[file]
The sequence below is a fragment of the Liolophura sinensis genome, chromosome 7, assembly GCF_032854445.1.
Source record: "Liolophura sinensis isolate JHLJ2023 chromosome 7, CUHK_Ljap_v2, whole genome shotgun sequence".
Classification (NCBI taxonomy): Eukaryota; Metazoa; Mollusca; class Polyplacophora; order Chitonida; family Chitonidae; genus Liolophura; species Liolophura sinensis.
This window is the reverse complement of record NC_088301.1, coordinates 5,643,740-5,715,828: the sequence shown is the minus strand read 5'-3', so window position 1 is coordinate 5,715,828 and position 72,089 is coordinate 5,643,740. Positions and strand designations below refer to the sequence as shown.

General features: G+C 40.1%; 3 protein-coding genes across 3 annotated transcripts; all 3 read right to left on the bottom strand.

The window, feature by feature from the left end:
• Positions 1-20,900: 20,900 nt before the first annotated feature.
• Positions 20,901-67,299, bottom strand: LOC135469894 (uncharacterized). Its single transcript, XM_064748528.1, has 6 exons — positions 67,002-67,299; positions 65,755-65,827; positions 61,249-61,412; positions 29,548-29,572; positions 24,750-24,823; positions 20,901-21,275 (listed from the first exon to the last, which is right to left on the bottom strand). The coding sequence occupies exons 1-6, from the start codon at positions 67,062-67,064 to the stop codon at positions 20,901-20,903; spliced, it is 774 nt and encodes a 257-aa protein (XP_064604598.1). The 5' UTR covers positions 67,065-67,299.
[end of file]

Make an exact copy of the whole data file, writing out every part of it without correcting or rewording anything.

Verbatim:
The sequence below is a fragment of the Liolophura sinensis genome, chromosome 7, assembly GCF_032854445.1.
Source record: "Liolophura sinensis isolate JHLJ2023 chromosome 7, CUHK_Ljap_v2, whole genome shotgun sequence".
Classification (NCBI taxonomy): Eukaryota; Metazoa; Mollusca; class Polyplacophora; order Chitonida; family Chitonidae; genus Liolophura; species Liolophura sinensis.
This window is the reverse complement of record NC_088301.1, coordinates 5,643,740-5,715,828: the sequence shown is the minus strand read 5'-3', so window position 1 is coordinate 5,715,828 and position 72,089 is coordinate 5,643,740. Positions and strand designations below refer to the sequence as shown.

General features: G+C 40.1%; 3 protein-coding genes across 3 annotated transcripts; all 3 read right to left on the bottom strand.

The window, feature by feature from the left end:
• Positions 1-20,900: 20,900 nt before the first annotated feature.
• Positions 20,901-67,299, bottom strand: LOC135469894 (uncharacterized). Its single transcript, XM_064748528.1, has 6 exons — positions 67,002-67,299; positions 65,755-65,827; positions 61,249-61,412; positions 29,548-29,572; positions 24,750-24,823; positions 20,901-21,275 (listed from the first exon to the last, which is right to left on the bottom strand). The coding sequence occupies exons 1-6, from the start codon at positions 67,062-67,064 to the stop codon at positions 20,901-20,903; spliced, it is 774 nt and encodes a 257-aa protein (XP_064604598.1). The 5' UTR covers positions 67,065-67,299.